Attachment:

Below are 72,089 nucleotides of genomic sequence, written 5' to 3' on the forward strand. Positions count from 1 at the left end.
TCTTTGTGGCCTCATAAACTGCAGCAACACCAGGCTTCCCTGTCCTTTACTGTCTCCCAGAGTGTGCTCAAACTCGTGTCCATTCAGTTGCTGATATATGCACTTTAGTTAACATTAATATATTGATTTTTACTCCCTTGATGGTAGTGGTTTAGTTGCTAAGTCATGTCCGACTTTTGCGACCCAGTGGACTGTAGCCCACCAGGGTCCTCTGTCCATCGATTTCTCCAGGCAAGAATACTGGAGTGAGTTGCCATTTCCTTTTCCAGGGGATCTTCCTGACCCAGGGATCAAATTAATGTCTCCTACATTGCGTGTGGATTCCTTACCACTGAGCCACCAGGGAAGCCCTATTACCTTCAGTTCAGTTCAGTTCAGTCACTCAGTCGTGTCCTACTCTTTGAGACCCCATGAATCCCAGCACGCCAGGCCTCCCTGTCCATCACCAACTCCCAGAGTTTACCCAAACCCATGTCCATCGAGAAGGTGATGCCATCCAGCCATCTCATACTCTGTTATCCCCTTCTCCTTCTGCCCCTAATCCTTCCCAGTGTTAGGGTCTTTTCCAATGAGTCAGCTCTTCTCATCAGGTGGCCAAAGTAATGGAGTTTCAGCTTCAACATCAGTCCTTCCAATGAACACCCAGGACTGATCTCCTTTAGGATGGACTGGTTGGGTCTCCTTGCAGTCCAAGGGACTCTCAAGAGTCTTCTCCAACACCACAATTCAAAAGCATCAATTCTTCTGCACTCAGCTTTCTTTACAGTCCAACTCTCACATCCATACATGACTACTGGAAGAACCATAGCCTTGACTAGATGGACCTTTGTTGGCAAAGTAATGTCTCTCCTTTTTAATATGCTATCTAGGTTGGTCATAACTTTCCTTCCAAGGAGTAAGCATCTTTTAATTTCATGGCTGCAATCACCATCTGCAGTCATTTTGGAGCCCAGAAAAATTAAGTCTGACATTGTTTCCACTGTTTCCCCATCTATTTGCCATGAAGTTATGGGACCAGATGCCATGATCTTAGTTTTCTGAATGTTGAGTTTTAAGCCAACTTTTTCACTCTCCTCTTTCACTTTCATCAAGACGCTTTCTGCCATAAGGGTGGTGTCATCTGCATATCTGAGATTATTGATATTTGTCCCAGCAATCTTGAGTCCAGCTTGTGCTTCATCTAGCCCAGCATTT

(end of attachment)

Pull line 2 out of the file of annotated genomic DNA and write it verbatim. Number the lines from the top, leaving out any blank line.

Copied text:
TCTTTGTGGCCTCATAAACTGCAGCAACACCAGGCTTCCCTGTCCTTTACTGTCTCCCAGAGTGTGCTCAAACTCGTGTCCATTCAGTTGCTGATATATGCACTTTAGTTAACATTAATATATTGATTTTTACTCCCTTGATGGTAGTGGTTTAGTTGCTAAGTCATGTCCGACTTTTGCGACCCAGTGGACTGTAGCCCACCAGGGTCCTCTGTCCATCGATTTCTCCAGGCAAGAATACTGGAGTGAGTTGCCATTTCCTTTTCCAGGGGATCTTCCTGACCCAGGGATCAAATTAATGTCTCCTACATTGCGTGTGGATTCCTTACCACTGAGCCACCAGGGAAGCCCTATTACCTTCAGTTCAGTTCAGTTCAGTCACTCAGTCGTGTCCTACTCTTTGAGACCCCATGAATCCCAGCACGCCAGGCCTCCCTGTCCATCACCAACTCCCAGAGTTTACCCAAACCCATGTCCATCGAGAAGGTGATGCCATCCAGCCATCTCATACTCTGTTATCCCCTTCTCCTTCTGCCCCTAATCCTTCCCAGTGTTAGGGTCTTTTCCAATGAGTCAGCTCTTCTCATCAGGTGGCCAAAGTAATGGAGTTTCAGCTTCAACATCAGTCCTTCCAATGAACACCCAGGACTGATCTCCTTTAGGATGGACTGGTTGGGTCTCCTTGCAGTCCAAGGGACTCTCAAGAGTCTTCTCCAACACCACAATTCAAAAGCATCAATTCTTCTGCACTCAGCTTTCTTTACAGTCCAACTCTCACATCCATACATGACTACTGGAAGAACCATAGCCTTGACTAGATGGACCTTTGTTGGCAAAGTAATGTCTCTCCTTTTTAATATGCTATCTAGGTTGGTCATAACTTTCCTTCCAAGGAGTAAGCATCTTTTAATTTCATGGCTGCAATCACCATCTGCAGTCATTTTGGAGCCCAGAAAAATTAAGTCTGACATTGTTTCCACTGTTTCCCCATCTATTTGCCATGAAGTTATGGGACCAGATGCCATGATCTTAGTTTTCTGAATGTTGAGTTTTAAGCCAACTTTTTCACTCTCCTCTTTCACTTTCATCAAGACGCTTTCTGCCATAAGGGTGGTGTCATCTGCATATCTGAGATTATTGATATTTGTCCCAGCAATCTTGAGTCCAGCTTGTGCTTCATCTAGCCCAGCATTT